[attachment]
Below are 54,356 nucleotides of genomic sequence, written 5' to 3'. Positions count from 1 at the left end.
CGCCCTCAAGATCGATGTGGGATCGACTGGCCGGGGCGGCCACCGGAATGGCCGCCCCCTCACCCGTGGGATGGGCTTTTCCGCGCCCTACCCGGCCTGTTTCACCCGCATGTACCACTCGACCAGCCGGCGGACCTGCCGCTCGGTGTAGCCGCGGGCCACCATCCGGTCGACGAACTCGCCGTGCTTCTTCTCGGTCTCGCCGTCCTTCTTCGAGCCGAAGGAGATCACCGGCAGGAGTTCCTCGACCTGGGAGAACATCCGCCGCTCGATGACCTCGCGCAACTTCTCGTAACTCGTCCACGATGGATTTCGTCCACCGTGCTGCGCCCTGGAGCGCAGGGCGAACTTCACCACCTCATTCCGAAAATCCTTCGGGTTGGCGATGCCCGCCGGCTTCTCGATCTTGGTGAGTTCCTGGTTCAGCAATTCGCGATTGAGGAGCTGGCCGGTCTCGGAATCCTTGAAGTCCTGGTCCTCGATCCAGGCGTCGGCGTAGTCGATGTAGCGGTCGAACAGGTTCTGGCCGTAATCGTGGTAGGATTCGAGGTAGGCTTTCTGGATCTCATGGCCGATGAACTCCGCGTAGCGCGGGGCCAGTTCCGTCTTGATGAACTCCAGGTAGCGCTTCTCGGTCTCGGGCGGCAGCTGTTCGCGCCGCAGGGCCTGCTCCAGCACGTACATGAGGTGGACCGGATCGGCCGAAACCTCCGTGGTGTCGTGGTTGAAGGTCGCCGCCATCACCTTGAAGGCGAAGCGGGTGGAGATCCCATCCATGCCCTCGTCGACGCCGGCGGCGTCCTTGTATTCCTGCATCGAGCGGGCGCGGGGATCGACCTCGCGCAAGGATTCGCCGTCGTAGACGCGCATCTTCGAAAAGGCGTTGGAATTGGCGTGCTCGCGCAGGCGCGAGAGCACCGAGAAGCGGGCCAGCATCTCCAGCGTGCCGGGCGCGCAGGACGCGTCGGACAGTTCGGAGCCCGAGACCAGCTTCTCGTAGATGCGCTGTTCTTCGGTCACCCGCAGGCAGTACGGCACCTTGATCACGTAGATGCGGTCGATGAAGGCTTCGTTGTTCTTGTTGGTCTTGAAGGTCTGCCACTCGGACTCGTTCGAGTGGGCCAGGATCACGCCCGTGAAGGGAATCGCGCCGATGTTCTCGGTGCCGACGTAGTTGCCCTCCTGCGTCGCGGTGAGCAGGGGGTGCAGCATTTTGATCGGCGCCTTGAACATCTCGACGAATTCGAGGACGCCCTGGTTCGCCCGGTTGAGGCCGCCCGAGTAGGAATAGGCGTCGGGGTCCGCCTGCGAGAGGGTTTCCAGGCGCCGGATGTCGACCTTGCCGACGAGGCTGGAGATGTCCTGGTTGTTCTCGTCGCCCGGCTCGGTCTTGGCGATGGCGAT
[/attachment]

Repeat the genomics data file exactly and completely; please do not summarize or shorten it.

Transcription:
Below are 54,356 nucleotides of genomic sequence, written 5' to 3'. Positions count from 1 at the left end.
CGCCCTCAAGATCGATGTGGGATCGACTGGCCGGGGCGGCCACCGGAATGGCCGCCCCCTCACCCGTGGGATGGGCTTTTCCGCGCCCTACCCGGCCTGTTTCACCCGCATGTACCACTCGACCAGCCGGCGGACCTGCCGCTCGGTGTAGCCGCGGGCCACCATCCGGTCGACGAACTCGCCGTGCTTCTTCTCGGTCTCGCCGTCCTTCTTCGAGCCGAAGGAGATCACCGGCAGGAGTTCCTCGACCTGGGAGAACATCCGCCGCTCGATGACCTCGCGCAACTTCTCGTAACTCGTCCACGATGGATTTCGTCCACCGTGCTGCGCCCTGGAGCGCAGGGCGAACTTCACCACCTCATTCCGAAAATCCTTCGGGTTGGCGATGCCCGCCGGCTTCTCGATCTTGGTGAGTTCCTGGTTCAGCAATTCGCGATTGAGGAGCTGGCCGGTCTCGGAATCCTTGAAGTCCTGGTCCTCGATCCAGGCGTCGGCGTAGTCGATGTAGCGGTCGAACAGGTTCTGGCCGTAATCGTGGTAGGATTCGAGGTAGGCTTTCTGGATCTCATGGCCGATGAACTCCGCGTAGCGCGGGGCCAGTTCCGTCTTGATGAACTCCAGGTAGCGCTTCTCGGTCTCGGGCGGCAGCTGTTCGCGCCGCAGGGCCTGCTCCAGCACGTACATGAGGTGGACCGGATCGGCCGAAACCTCCGTGGTGTCGTGGTTGAAGGTCGCCGCCATCACCTTGAAGGCGAAGCGGGTGGAGATCCCATCCATGCCCTCGTCGACGCCGGCGGCGTCCTTGTATTCCTGCATCGAGCGGGCGCGGGGATCGACCTCGCGCAAGGATTCGCCGTCGTAGACGCGCATCTTCGAAAAGGCGTTGGAATTGGCGTGCTCGCGCAGGCGCGAGAGCACCGAGAAGCGGGCCAGCATCTCCAGCGTGCCGGGCGCGCAGGACGCGTCGGACAGTTCGGAGCCCGAGACCAGCTTCTCGTAGATGCGCTGTTCTTCGGTCACCCGCAGGCAGTACGGCACCTTGATCACGTAGATGCGGTCGATGAAGGCTTCGTTGTTCTTGTTGGTCTTGAAGGTCTGCCACTCGGACTCGTTCGAGTGGGCCAGGATCACGCCCGTGAAGGGAATCGCGCCGATGTTCTCGGTGCCGACGTAGTTGCCCTCCTGCGTCGCGGTGAGCAGGGGGTGCAGCATTTTGATCGGCGCCTTGAACATCTCGACGAATTCGAGGACGCCCTGGTTCGCCCGGTTGAGGCCGCCCGAGTAGGAATAGGCGTCGGGGTCCGCCTGCGAGAGGGTTTCCAGGCGCCGGATGTCGACCTTGCCGACGAGGCTGGAGATGTCCTGGTTGTTCTCGTCGCCCGGCTCGGTCTTGGCGATGGCGAT